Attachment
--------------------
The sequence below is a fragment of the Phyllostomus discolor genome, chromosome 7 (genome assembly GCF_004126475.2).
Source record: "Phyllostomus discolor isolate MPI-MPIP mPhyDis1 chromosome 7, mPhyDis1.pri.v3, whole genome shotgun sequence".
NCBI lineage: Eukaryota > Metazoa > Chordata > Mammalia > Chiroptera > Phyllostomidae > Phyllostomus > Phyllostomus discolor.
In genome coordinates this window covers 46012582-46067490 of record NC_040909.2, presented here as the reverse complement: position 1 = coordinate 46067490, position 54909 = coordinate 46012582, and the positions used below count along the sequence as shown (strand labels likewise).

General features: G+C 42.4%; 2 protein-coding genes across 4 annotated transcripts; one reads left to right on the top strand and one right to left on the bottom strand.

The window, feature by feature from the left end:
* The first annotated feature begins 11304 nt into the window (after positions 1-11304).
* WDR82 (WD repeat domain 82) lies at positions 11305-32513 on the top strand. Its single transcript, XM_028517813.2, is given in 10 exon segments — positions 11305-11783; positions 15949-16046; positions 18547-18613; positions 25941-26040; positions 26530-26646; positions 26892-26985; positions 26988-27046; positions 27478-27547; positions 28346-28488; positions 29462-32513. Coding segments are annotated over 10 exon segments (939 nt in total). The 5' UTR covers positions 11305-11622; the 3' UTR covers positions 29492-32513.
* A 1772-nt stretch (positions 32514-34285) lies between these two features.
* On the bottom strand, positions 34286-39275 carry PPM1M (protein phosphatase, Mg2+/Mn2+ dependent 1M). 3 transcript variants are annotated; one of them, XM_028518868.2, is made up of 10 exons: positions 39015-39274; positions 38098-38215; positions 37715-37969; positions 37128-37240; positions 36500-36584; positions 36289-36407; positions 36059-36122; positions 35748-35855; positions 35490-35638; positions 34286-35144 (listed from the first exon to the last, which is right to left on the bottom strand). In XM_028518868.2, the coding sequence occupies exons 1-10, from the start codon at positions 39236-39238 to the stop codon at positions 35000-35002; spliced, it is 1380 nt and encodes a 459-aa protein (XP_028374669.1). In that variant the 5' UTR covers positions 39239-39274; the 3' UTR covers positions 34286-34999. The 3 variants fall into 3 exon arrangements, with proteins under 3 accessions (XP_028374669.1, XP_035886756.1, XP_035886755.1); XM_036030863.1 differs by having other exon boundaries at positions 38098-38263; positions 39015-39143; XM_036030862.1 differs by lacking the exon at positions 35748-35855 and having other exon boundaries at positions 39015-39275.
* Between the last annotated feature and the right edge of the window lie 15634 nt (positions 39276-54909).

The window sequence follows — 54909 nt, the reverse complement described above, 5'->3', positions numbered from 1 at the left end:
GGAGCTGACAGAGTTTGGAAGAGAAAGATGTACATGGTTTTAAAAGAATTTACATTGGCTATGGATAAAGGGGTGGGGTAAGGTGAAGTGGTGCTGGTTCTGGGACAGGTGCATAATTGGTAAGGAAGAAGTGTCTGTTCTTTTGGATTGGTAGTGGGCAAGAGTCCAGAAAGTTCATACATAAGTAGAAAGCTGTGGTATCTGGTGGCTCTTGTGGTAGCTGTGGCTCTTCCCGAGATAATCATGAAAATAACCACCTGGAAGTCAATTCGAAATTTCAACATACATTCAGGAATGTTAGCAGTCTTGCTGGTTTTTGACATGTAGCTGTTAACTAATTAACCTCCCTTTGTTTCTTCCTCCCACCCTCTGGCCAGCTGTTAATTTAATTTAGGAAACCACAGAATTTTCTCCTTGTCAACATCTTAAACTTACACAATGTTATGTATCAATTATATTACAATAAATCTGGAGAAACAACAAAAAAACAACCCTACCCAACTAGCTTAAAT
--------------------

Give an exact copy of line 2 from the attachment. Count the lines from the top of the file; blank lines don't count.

Source record: "Phyllostomus discolor isolate MPI-MPIP mPhyDis1 chromosome 7, mPhyDis1.pri.v3, whole genome shotgun sequence".